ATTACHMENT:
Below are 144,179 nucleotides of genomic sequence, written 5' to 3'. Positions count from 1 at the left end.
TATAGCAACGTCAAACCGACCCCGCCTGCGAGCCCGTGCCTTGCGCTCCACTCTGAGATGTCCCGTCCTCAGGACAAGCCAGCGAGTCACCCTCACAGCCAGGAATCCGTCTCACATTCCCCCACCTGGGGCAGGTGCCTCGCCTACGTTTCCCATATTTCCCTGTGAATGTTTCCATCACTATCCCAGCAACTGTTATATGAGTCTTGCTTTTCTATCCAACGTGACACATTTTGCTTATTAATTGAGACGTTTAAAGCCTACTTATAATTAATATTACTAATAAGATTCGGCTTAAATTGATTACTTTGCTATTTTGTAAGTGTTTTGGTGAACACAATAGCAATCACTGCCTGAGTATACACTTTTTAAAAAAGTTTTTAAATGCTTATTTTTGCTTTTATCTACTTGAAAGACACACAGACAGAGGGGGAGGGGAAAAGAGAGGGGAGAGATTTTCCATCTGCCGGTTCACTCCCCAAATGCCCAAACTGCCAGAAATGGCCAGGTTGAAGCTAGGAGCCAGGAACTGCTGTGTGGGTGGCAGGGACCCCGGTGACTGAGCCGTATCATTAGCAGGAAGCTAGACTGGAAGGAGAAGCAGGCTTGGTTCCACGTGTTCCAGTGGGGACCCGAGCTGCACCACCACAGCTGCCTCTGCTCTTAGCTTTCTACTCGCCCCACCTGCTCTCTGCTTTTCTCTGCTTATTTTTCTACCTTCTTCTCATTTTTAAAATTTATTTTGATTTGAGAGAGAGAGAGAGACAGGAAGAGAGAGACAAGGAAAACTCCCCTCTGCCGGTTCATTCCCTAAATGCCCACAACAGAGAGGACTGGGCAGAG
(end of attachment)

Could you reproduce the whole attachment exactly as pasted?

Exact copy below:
Below are 144,179 nucleotides of genomic sequence, written 5' to 3'. Positions count from 1 at the left end.
TATAGCAACGTCAAACCGACCCCGCCTGCGAGCCCGTGCCTTGCGCTCCACTCTGAGATGTCCCGTCCTCAGGACAAGCCAGCGAGTCACCCTCACAGCCAGGAATCCGTCTCACATTCCCCCACCTGGGGCAGGTGCCTCGCCTACGTTTCCCATATTTCCCTGTGAATGTTTCCATCACTATCCCAGCAACTGTTATATGAGTCTTGCTTTTCTATCCAACGTGACACATTTTGCTTATTAATTGAGACGTTTAAAGCCTACTTATAATTAATATTACTAATAAGATTCGGCTTAAATTGATTACTTTGCTATTTTGTAAGTGTTTTGGTGAACACAATAGCAATCACTGCCTGAGTATACACTTTTTAAAAAAGTTTTTAAATGCTTATTTTTGCTTTTATCTACTTGAAAGACACACAGACAGAGGGGGAGGGGAAAAGAGAGGGGAGAGATTTTCCATCTGCCGGTTCACTCCCCAAATGCCCAAACTGCCAGAAATGGCCAGGTTGAAGCTAGGAGCCAGGAACTGCTGTGTGGGTGGCAGGGACCCCGGTGACTGAGCCGTATCATTAGCAGGAAGCTAGACTGGAAGGAGAAGCAGGCTTGGTTCCACGTGTTCCAGTGGGGACCCGAGCTGCACCACCACAGCTGCCTCTGCTCTTAGCTTTCTACTCGCCCCACCTGCTCTCTGCTTTTCTCTGCTTATTTTTCTACCTTCTTCTCATTTTTAAAATTTATTTTGATTTGAGAGAGAGAGAGAGACAGGAAGAGAGAGACAAGGAAAACTCCCCTCTGCCGGTTCATTCCCTAAATGCCCACAACAGAGAGGACTGGGCAGAG